Foreign property investment – do you care who owns it?


Recently, Lendlease, which is Australia’s largest owner, operator and developer of senior living communities, reportedly sold a good chunk of their retirement village business to a Dutch pension fund. Foreign investment in Australian commercial property is certainly nothing new and in 2016, was particularly strong hitting a record $10 billion. And we’ve all heard the stories that foreign investors in our residential properties are pricing out the locals.


But what does foreign property investment really mean for Australia? Does it matter who owns the property if tenants, whether residential or commercial, are getting what they need from it?


Now in the residential sector, there’s been plenty in the press about cashed up foreign investors buying up houses at top dollar, essentially locking out local buyers, particularly those looking to purchase property for the first time. But is this foreign investment really driving up housing prices? The research says no.


Australia has fairly tough foreign investment rules. The Foreign Investment Review Board mandates that non-residents can only purchase newly built dwellings, not already established homes. Data shows 80% of first-home buyers purchase established homes – the competition with foreign investors simply isn’t there. Foreign investors are also more interested in high-end properties, valued around the $1 million mark, certainly not the realm of most first home buyers.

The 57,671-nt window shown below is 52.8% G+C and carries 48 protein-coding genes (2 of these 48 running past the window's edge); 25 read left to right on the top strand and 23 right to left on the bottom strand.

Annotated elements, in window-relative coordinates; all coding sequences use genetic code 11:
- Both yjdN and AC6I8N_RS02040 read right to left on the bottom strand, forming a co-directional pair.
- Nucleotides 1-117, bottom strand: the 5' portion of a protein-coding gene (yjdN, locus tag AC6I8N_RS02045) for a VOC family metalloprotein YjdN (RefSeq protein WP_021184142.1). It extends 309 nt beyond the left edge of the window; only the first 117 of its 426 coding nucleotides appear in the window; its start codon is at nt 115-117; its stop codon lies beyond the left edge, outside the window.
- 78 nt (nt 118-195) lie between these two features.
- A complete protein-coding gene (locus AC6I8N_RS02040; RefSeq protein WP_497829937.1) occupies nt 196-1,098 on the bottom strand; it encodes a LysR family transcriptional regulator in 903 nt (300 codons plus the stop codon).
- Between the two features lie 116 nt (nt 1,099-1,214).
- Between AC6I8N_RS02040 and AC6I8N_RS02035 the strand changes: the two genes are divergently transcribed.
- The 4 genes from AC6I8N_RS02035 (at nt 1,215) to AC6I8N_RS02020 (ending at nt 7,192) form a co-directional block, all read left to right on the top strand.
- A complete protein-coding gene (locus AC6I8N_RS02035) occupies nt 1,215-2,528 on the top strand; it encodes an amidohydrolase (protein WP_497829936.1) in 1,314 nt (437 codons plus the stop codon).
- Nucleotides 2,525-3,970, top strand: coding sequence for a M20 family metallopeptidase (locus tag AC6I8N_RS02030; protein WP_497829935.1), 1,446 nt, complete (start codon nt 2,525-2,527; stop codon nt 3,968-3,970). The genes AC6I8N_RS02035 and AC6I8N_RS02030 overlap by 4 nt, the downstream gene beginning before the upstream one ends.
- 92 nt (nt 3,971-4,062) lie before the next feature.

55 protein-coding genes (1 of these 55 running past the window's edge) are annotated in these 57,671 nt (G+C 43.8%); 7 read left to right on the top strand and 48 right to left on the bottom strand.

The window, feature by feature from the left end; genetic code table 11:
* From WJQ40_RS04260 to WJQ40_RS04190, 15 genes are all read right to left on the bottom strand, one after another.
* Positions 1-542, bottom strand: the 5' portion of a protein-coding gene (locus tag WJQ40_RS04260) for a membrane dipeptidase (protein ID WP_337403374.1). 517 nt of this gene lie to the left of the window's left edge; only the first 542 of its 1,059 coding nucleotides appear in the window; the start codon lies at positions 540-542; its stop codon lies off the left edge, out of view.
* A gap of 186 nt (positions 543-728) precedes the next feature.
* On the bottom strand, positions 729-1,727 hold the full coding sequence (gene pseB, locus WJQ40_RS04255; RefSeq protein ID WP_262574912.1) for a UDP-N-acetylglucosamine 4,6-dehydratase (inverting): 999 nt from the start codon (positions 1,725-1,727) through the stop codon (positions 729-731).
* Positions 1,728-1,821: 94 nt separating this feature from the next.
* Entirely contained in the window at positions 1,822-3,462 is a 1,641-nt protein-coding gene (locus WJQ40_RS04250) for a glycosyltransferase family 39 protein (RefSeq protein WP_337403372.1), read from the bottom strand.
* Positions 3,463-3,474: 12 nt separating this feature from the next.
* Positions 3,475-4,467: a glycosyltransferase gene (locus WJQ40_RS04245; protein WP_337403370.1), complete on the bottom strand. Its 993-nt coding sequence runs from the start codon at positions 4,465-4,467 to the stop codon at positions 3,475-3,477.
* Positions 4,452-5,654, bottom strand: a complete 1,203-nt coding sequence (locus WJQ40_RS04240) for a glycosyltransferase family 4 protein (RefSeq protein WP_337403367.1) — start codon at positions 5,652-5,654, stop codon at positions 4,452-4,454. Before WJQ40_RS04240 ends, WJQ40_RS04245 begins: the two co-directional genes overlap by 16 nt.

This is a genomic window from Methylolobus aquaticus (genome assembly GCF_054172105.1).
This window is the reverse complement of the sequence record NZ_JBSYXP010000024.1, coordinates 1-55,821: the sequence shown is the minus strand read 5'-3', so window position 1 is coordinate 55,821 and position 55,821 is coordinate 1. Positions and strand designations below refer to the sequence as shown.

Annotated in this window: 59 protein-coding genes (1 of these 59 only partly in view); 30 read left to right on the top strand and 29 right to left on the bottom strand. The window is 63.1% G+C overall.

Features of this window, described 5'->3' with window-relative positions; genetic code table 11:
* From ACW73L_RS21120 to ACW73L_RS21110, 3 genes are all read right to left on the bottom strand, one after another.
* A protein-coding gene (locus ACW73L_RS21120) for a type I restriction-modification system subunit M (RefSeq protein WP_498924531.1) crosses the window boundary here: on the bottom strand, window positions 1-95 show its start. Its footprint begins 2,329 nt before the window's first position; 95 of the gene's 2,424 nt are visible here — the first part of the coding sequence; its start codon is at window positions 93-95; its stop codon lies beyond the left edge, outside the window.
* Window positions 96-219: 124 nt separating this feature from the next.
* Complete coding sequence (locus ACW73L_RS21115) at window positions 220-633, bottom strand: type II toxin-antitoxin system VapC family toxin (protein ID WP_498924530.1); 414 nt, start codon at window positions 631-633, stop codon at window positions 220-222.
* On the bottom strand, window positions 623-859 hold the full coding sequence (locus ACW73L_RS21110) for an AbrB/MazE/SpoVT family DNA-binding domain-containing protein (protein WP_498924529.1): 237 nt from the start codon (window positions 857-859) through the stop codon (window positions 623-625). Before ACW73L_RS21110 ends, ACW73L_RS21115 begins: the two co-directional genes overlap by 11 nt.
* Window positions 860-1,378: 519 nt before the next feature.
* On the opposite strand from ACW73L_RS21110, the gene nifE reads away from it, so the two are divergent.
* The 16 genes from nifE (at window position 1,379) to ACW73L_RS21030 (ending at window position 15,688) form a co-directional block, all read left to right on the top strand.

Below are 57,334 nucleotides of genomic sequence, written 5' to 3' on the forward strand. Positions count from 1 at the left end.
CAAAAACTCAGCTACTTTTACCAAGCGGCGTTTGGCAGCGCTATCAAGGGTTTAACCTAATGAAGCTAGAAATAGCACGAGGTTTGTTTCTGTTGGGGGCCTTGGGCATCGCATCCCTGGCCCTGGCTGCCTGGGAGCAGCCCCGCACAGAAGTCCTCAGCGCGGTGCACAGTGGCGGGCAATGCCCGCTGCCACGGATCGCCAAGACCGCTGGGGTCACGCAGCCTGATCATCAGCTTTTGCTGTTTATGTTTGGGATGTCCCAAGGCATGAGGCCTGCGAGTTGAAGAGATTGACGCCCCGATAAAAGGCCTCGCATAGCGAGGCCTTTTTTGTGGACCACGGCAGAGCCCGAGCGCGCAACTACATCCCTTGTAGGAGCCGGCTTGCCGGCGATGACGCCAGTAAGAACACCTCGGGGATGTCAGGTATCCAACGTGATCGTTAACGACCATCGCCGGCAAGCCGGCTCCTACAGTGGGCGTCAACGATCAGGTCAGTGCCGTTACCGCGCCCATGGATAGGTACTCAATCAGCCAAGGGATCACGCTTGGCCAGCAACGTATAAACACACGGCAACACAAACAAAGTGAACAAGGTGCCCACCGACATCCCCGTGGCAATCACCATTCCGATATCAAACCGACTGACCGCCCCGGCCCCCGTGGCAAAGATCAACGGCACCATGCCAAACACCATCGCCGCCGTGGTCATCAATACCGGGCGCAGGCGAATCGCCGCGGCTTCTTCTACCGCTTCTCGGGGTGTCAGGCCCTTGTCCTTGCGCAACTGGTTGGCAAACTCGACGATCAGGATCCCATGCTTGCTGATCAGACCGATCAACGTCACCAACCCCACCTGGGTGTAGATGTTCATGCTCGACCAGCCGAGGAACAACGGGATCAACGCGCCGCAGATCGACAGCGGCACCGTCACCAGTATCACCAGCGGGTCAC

In fact, for every new house purchased by a foreign investor, enough money is brought in to enable four more new houses to be built. This investment helps to drive the construction sector while adding to the supply of new homes and increasing rental property supply. And while capital growth remains strong, foreign investors will continue to support the industry.


And this brings in the commercial side of foreign investment. Lendlease have said that investment from the Dutch pension fund will enable them to increase the number of new units developed from 200 to 500 a year. This ensures the demands of new residents are met but it will also create hundreds of jobs over the coming years, stimulating the construction industry and local economy. Without foreign investment in the commercial sector, a number of building projects simply wouldn’t be viable and the impact would be felt across the broader community.


So this brings us back to the question – do you care who owns the property? Foreign property investment is clearly positive for the Australian economy by stimulating industries, creating jobs and wealth and increasing housing supply. Even though these investors receive a return on their investment, the positives their investment brings the Australian economy is well worth it.


What do you think? If tenants’ needs are being met then does it really matter if the pocket it goes into lives here or overseas?


How do you think those people over 55 who have purchased a retirement home for somewhere between $380,000 to $1million+ from an Australian company in a community village (and who do not own the land their retirement home sits on) feel about waking up to the news that their village and hence the land their home sits on is now owned by a foreign company?


Do you think the Foreign Investment Review Board (Federal Government) should limit this practice?  Or legislate to protect the home owner?


We think this is a debate that could go on for quite some time but we’d be interested in hearing your experiences with foreign investment and whether it is a good thing for Australia or not.




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